Historians still debate whether the bombing of Dresden was an unconscionable act of terror – or a wartime necessity, which by breaking German morale and infrastructure shortened the course of the War. The truth is there is no way to answer such a question with certitude.

But since Sri Lanka is small and has an aggrieved diaspora, and because Britain does not fear being denied exports of tea and elephant dung, we can be as sanctimonious as we like. There’s a rather long list of countries Dr Fox won’t be able to speak in if the high moral standard Sri Lanka is being subjected to is uniformly applied – several of them major British partners.

Long before Wikileaks cast light on the issue, the investigative journalist Anand Gopal revealed the existence of secret, US-backed detention centres in Afghanistan. The Red Cross confirmed the existence of so-called black jails this summer.

Saudi Arabia, Amnesty International tells us, has a criminal justice system which “facilitates torture.” China has black jails where hundreds of prisoners are subjected to torture simply for protesting against abuses of power by local government. India has been accused of the use of torture in Kashmir. Pakistani journalists, too, have reported that torture is widespread in their country – and that’s not counting laws on women and religious minorities that count among the most retrograde in the world.

No one is cancelling talks there. Leaving aside the special relationship with the US, Britain is among the biggest investors in China, India and Saudi Arabia – and it wants the European Union to give special trade privileges to Pakistan.

Mr Fox should even stop making speeches even at home: Human Rights Watch, after all, claims that British intelligence services were complicit in the torture of suspects held in Pakistan.

There is a certain idealist trend in Europe which thrives on discovering hard-done-by peoples who can be rescued from Oriental Despotisms. Kashmir used to be fashionable, though enthusiasm has wanted since 9/11. Tibet had its time in the sun; Brendan O’Neill’s savaging of fashionistas who appropriated it as a homeland for their fantasies is a must-read.

I’m guessing it’s Sri Lanka’s turn now – which is sad. In a leaked diplomatic cable, the US Ambassador to Sri Lanka, Patricia Butenis, underlined the fact that Tamils living in Sri Lanka, as opposed to the diaspora in East Ham, didn’t see the international campaign as being the way forward. Instead, they wanted to focus on building a domestic debate centred around rights and democracy.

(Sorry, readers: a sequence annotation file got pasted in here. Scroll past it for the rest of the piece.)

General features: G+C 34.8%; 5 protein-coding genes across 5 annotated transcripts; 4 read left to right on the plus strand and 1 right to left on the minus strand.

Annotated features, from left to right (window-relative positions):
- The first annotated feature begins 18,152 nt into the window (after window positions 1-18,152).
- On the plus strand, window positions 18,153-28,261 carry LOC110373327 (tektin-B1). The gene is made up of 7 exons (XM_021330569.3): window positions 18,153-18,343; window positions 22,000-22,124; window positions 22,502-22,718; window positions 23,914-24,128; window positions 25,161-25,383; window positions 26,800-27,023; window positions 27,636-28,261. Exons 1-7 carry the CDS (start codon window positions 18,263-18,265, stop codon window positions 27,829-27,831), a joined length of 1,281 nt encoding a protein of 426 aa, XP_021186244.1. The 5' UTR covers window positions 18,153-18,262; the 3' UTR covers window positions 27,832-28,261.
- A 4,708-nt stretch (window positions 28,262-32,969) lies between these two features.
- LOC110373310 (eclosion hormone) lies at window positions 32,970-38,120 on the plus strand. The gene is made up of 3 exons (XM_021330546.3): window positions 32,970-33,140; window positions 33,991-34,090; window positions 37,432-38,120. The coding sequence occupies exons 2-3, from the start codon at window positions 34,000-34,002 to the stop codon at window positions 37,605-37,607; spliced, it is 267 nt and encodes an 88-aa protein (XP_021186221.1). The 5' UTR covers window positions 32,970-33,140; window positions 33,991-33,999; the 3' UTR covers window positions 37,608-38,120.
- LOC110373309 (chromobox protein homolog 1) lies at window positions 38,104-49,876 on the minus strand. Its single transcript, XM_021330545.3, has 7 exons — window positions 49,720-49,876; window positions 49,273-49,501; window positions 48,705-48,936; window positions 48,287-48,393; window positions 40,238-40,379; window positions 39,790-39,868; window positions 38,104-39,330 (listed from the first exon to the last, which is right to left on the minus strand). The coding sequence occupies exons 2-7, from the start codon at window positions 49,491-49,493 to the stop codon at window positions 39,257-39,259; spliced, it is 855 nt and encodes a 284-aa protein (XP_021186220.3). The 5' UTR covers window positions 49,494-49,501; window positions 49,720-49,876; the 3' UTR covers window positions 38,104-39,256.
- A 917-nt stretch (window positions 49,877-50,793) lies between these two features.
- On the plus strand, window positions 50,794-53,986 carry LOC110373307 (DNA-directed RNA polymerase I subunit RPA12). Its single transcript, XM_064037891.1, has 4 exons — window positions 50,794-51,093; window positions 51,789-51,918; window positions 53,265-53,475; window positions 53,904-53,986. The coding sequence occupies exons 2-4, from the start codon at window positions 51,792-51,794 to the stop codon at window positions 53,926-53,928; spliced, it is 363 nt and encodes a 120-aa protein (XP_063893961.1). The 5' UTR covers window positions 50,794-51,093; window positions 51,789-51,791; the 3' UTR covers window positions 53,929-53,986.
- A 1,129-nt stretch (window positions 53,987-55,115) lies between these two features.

Dr Fox, we’re told, will still go to Sri Lanka; an official statement says “he intends to carry out an official visit to Sri Lanka next year, during which he proposes to fulfil the speaking engagement that he had planned”. I hope he does: that war-scarred nation needs help rebuilding democracy, not insults.

Liam Fox should not let unthinking fashionistas decide British foreign policy. Sri Lanka needs rebuilding – Telegraph Blogs

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One Comment »

  • Jay Pathbey said:

    Britain is a failed state. Among those has-beens who built empires during the past 10,000 years – Armenia, Philistine, China, Greece, Portugal, Italy, Egypt, Mogolia, Persia, Spain, France, Netherlands, Britain, etc., why is it that the British still keep interfering with its past colonies. The British today have big mouths and empty pockets but assume they are a country of some substance and seem to live in a trance. On the other hand LTTE and its supporters in Europe, the Tamil Diaspora and a sprinkling of disgruntled text book revolutionaries, a few lose women like MIA who flash the body and scream like a piece of white trash whose every second word is profanity, Prabhakaran who was a mad butcher was the only one with some guts, even though he lived like a blood-thirsty animal that lived like an ever disappearing shadow behind the likes of Balasingham and Solheim. All these losers can do, now that Prabhakaran is no more (Bala drank himself to death and Solheim is keeping mum), is to bash Sri Lanka as bloggers, which is like farting against thunder. Sri Lanka will eventually become a state where people will live free, with a majority rule and of course minorities will remain as minorities, just the way other minorities live in other countries. Of course the Tamils feel they are a selected master race and they should try and form a country in South India. If the Tamils are so keen all 60 million of them can go on a “Fast to Death” hunger strike – the Ghandian way. Once the world sees a few million tamils have starved to death – which one doubts very much they may look at tamils with a different eye – not that the west cares if a few million asians or africans die for any cause. JP/Indonesia